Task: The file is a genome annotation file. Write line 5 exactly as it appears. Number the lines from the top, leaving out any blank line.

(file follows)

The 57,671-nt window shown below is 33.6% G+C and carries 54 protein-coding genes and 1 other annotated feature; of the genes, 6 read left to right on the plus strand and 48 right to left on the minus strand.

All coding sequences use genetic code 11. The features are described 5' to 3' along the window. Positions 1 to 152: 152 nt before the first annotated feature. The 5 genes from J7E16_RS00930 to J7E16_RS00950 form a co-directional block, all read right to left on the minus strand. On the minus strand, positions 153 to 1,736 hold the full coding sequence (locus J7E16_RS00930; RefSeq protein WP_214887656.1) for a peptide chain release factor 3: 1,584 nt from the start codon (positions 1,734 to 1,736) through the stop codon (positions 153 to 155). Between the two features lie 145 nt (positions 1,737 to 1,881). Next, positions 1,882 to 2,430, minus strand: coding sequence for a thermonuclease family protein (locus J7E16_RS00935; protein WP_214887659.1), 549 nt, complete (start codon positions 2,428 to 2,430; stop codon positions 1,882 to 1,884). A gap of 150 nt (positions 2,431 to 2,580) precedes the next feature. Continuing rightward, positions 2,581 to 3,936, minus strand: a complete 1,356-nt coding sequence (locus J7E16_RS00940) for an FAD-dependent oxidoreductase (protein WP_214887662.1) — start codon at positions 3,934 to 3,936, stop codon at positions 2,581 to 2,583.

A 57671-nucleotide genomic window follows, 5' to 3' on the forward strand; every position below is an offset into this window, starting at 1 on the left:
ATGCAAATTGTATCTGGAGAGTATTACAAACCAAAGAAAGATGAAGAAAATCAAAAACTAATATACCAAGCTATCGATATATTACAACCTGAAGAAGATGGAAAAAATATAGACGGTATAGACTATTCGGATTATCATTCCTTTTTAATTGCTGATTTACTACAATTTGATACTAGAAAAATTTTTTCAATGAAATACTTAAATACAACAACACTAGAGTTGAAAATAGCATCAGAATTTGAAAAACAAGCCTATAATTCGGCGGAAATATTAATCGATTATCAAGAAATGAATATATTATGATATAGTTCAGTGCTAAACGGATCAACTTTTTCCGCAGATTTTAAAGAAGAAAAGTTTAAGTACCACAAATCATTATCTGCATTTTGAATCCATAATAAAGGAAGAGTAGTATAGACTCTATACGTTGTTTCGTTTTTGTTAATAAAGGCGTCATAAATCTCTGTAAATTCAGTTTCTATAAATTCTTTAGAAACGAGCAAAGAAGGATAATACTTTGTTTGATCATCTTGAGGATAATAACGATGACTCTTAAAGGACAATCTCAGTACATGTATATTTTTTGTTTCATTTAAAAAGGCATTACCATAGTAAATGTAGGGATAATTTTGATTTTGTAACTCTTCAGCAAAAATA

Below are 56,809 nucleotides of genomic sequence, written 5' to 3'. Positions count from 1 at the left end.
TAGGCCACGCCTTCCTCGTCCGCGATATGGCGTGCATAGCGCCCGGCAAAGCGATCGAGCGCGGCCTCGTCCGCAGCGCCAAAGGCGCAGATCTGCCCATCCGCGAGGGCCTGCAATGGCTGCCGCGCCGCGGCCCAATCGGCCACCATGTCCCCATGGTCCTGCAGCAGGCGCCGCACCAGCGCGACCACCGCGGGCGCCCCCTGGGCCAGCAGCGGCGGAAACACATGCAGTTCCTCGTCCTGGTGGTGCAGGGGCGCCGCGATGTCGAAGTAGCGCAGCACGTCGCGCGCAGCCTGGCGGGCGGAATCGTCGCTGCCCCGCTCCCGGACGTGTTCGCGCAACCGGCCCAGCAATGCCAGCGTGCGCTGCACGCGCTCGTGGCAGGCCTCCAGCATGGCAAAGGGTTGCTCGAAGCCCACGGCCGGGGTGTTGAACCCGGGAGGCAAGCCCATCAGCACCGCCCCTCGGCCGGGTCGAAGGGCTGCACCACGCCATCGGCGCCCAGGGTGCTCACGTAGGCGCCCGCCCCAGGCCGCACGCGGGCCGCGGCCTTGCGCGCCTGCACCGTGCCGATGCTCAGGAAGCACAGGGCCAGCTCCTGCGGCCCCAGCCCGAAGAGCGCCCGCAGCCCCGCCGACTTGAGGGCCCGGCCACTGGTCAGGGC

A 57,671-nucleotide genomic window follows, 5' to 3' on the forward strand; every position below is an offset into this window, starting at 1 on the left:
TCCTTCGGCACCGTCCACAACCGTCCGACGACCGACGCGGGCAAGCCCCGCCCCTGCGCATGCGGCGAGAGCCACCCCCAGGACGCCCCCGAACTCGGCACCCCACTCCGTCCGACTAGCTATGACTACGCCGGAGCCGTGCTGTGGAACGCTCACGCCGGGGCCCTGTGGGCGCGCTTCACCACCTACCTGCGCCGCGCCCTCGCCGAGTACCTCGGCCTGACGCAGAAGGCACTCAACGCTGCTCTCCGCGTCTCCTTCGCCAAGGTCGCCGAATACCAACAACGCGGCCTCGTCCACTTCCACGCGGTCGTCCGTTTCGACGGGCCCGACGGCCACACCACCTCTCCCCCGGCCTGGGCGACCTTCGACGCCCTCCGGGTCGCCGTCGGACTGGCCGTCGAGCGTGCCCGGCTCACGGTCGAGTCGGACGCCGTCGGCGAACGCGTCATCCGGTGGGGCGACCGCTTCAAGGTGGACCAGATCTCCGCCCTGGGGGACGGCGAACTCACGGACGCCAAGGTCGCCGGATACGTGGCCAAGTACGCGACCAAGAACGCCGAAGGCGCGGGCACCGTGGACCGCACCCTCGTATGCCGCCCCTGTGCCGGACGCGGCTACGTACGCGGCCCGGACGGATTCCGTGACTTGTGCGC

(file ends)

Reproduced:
Below are 56,809 nucleotides of genomic sequence, written 5' to 3'. Positions count from 1 at the left end.